Doesn't it feel as though everyone is extending their kitchens? A combination of the 'improve, don't move' mentality and changes in how we live, socialise and relax, kitchen extensions and renovations are at the top of every homeowner's list!
In older homes, kitchens were utilitarian; Smaller, segregated, and removed from the main social areas. They were designed to be contained and used almost exclusively for preparing and cooking food, with the ability to be closed off, concealing any cooking mess. Instead, a greater focus was placed on dining and living areas which were considered of greater importance, being spaces to welcome guests. They had the luxury of space, style, and comfort.
In the late 1990s, Jamie Oliver was filmed feeding his friends and showing the comfortability of preparing and serving food in front of guests. It demonstrated that the art of cooking was, and still is, a key element to the ritual of entertaining. It was a defining moment for a generation of cooks, architects, and interior designers.
How our Kitchens have changed
This new way of entertaining and feeding family and friends shifted our cultural and social attitudes towards the kitchen. Recognising that our kitchens have never been sedate, quiet spaces. They are full of excitement, energy, aroma and texture. Our hosts and family members, who can be found cooking up a storm, are doing so out of a desire to fill our bellies with hearty meals, and gather loved ones around the table to socialise.
Over the past 30 years or so, we have begun appreciating these qualities and embracing them in our day-to-day lives.
We desire larger spaces, designed to accommodate family and friends. Encouraging them to get involved in the experience of cooking as an interactive, theatrical performance. This requires a reinvention of the kitchens previously habituated.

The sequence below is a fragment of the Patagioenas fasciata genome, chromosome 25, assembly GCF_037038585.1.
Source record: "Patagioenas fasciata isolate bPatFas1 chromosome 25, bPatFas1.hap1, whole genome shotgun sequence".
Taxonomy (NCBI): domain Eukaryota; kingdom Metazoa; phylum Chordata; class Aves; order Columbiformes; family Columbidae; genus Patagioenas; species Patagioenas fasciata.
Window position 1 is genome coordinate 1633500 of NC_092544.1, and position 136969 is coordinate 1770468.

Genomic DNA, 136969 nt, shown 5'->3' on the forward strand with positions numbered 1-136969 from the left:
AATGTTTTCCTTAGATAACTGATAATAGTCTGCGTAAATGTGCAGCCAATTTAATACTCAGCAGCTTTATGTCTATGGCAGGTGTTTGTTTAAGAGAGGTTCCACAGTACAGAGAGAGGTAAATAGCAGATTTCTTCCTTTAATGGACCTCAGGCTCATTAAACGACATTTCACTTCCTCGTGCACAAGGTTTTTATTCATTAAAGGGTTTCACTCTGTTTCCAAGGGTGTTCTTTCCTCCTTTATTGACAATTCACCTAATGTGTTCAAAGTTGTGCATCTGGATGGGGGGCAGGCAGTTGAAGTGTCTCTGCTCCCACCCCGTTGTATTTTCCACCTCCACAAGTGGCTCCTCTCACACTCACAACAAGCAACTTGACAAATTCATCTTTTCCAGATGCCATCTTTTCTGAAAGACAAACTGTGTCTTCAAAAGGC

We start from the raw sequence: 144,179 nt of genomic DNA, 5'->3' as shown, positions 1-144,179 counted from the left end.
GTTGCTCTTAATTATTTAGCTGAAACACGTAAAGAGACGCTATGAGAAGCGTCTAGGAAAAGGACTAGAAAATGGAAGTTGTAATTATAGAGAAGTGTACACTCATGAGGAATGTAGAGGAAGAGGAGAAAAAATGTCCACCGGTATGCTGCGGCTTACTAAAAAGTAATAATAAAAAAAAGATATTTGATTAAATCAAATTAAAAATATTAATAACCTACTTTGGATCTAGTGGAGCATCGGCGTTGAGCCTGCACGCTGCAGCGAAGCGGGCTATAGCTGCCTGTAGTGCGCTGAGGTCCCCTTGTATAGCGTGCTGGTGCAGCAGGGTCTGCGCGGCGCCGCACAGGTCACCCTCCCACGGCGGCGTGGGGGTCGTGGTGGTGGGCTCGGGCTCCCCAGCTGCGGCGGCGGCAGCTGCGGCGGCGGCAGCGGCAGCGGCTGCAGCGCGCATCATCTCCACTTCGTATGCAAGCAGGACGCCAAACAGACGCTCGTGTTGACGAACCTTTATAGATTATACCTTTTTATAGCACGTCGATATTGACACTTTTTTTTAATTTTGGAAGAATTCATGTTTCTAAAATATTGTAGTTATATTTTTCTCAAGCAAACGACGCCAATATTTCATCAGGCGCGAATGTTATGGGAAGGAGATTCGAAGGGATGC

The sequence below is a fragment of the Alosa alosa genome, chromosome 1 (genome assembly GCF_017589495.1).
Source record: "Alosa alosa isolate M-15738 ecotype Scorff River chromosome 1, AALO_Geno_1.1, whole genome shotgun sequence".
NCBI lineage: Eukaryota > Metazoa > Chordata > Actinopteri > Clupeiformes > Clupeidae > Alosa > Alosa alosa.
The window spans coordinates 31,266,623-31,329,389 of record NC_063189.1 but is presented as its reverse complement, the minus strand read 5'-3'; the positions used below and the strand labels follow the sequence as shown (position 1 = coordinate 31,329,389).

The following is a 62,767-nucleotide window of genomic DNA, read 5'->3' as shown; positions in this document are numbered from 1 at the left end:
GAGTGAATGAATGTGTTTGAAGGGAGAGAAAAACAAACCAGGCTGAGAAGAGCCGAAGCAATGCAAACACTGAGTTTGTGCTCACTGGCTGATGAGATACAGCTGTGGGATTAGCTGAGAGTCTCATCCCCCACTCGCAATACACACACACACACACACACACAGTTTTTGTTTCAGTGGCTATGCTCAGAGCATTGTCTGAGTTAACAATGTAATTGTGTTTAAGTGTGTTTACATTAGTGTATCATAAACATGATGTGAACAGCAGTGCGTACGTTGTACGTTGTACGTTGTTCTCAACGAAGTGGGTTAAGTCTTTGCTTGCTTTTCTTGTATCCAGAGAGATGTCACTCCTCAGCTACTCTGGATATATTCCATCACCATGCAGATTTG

Newer homes have led the way in this evolution, designed with large, open-plan kitchen/dining rooms. These modern spaces were becoming something that every homeowner dreamt of possessing.
Gradually, older homes began adapting to meet these new standards of living, with kitchen extensions and altered floor plans. They often opened up to other spaces within the home, such as living rooms, orangeries, and garden rooms. These larger, more versatile spaces now featured islands, breakfast bars, and carefully-positioned furnishing to create a visual separation of each zone, whilst maintaining a natural flow for those coming and going.
The idea of the kitchen as a living space was becoming increasingly popular. Not only as an improvement to our lifestyles and relationships but also for an increase in resale value.
What may a kitchen of the future look like?
The kitchen is ever-evolving. Driven by the advancements in kitchen technology and demand for time-saving appliances, in addition to changes in how we choose to work and spend our free time, we can certainly expect our kitchens to continue to adapt.
With more and more wifi-enable appliances, controlled by smartphones or fully automated systems. Dishwashers hidden behind cabinet doors and downdraft hob extraction fans that vanish at the touch of a button. Will we see the kitchen shrink back?
Perhaps to a wall of cabinets containing hidden electronic appliances, and a single kitchen island/dining table…